General election result: what does it mean for FE?

General election result: what does it mean for FE?

The Conservatives look set to continue with their skills agenda after Theresa May managed to secure a deal to form a new government after a disastrous election for her party.

As FE Week went to press at noon on Friday, the Conservatives had 318 seats while Labour had 261, meaning that neither party had an overall majority in the House of Commons.

The prime minister is expected to be given permission by the Queen to form a minority government with support from the Northern Irish Democratic Unionist Party, which won 10 seats yesterday, but there are still doubts over her future resulting from the disappointment and anger over the election results in her own party.

The deal means it is highly likely that the expansion of the apprenticeships programme and the introduction of new T-levels will remain key planks of the party’s skills plan, not least because their implementation started before the election was called.

Shane Chowen, an FE Week columnist, said that he expected the Conservatives to continue with their proposals.

“There was very little that was actually new in the manifesto,” he said. “None of it is so controversial that the Tories will be worried about the political capital they might have lost.”

However, Mr Chowen did speculate that FE could slip down the new government’s agenda as the focus increasingly turns to Britain’s impending exit from the European Union.

“I don’t think that is a good thing,” he said, adding that FE and skills are “fundamental” to the success of a post-Brexit Britain.

How FE Week featured the result on the front page

Despite its boost in the polls, Labour would only be given the opportunity to form a government – which would need the support of numerous other smaller parties – if May failed to make her deal with the DUP work, an outcome which now looks unlikely.

Many pundits are putting the unexpectedly large Labour vote share – bigger than that achieved by Tony Blair in 2005, Gordon Brown in 2010 and Ed Miliband in 2015 – down to high turnout among younger voters.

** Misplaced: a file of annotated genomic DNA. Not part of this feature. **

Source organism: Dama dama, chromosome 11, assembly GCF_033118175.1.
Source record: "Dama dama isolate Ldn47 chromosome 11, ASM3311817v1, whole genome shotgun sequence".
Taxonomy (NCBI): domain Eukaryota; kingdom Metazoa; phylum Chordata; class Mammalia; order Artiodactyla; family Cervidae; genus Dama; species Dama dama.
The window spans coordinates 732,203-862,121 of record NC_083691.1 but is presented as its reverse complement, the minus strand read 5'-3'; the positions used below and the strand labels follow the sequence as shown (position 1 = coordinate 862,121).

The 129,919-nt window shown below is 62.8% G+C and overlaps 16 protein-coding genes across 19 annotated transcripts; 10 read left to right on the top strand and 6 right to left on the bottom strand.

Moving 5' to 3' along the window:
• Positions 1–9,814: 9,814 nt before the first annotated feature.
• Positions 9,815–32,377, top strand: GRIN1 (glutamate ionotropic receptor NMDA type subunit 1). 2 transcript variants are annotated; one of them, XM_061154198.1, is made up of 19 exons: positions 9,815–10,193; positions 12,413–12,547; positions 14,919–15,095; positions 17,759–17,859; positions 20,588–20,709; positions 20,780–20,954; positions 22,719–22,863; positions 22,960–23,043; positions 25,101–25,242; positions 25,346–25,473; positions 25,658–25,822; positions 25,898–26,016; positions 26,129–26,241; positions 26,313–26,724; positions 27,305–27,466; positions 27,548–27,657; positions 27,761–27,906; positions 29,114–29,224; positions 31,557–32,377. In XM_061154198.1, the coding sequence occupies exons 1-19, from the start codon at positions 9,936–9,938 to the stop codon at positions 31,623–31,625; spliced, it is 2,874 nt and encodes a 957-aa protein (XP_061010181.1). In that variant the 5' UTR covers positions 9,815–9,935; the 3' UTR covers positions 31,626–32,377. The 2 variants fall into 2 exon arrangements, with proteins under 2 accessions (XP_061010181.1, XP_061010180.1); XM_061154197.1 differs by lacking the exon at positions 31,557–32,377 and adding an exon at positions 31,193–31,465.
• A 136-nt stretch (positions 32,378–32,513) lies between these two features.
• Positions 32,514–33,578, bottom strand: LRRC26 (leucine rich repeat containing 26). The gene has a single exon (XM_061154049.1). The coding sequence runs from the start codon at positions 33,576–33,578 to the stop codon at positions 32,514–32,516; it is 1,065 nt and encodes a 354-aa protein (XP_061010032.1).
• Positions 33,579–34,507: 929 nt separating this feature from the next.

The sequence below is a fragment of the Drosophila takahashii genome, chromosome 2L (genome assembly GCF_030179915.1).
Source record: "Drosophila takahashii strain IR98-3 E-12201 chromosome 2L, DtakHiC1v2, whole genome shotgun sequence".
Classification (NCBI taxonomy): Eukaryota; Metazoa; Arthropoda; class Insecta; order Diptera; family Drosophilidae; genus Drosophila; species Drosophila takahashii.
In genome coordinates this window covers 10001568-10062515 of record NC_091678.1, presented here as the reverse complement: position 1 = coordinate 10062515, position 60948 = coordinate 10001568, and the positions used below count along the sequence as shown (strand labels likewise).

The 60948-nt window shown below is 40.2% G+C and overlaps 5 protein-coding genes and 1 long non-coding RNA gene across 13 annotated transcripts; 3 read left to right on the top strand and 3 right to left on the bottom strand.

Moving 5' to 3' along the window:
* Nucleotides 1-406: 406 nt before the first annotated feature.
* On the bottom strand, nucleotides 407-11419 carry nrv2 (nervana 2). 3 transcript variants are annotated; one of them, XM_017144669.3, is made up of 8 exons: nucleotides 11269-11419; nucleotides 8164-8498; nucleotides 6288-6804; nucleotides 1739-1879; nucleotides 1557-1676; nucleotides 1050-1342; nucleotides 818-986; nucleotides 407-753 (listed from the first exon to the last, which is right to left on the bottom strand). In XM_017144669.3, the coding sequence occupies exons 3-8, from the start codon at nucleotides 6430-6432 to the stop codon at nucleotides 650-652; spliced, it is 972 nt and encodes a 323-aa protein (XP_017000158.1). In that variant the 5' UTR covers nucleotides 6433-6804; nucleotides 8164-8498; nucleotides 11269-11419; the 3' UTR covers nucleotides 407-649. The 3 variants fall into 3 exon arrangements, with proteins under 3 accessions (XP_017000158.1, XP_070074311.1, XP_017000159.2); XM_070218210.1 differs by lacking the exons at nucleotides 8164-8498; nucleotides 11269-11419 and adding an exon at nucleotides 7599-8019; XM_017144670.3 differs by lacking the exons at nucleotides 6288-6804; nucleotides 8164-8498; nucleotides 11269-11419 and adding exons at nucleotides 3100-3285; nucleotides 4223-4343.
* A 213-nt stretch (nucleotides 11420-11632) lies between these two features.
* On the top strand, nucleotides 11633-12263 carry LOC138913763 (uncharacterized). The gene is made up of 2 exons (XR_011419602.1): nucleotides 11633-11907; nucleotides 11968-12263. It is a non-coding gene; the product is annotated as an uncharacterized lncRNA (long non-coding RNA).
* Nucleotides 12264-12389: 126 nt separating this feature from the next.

Education and skills were also central to Jeremy Corbyn’s manifesto: the Labour leader pledged a new “national education service”, including proposals to scrap FE fees for adult leaders. A promise to scrap university tuition fees is likely to have played a part in attracting younger voters.

Sally Hunt, the general secretary of the University and College Union, said it looked like young people in particular “have been inspired to vote in greater numbers in this election with a number of seats in towns and cities with universities and colleges changing hands”.

“This is really encouraging and a vindication of all those, including UCU, who worked so hard to encourage young people to register to vote, and to vote for the first time,” she said.

Writing exclusively for FE Week, David Hughes, the chief executive of the Association of Colleges, said he was “proud” of the work that colleges across the country have done to “encourage voter registration as well as running hustings and debates to engage students in politics”.

“It is one good example of the role colleges play in helping to build a more inclusive society. Who knows, we may even see voting from age 16 in the future?” he said.

The apparent high youth turnout has also been welcomed by the National Union of Students.

“Last night’s reported turn out of young people in this election is a testament to the work of students’ unions and a clear sign students and young people care about politics and care about the future of our society,” Shakira Martin, the union’s president-elect, told FE Week.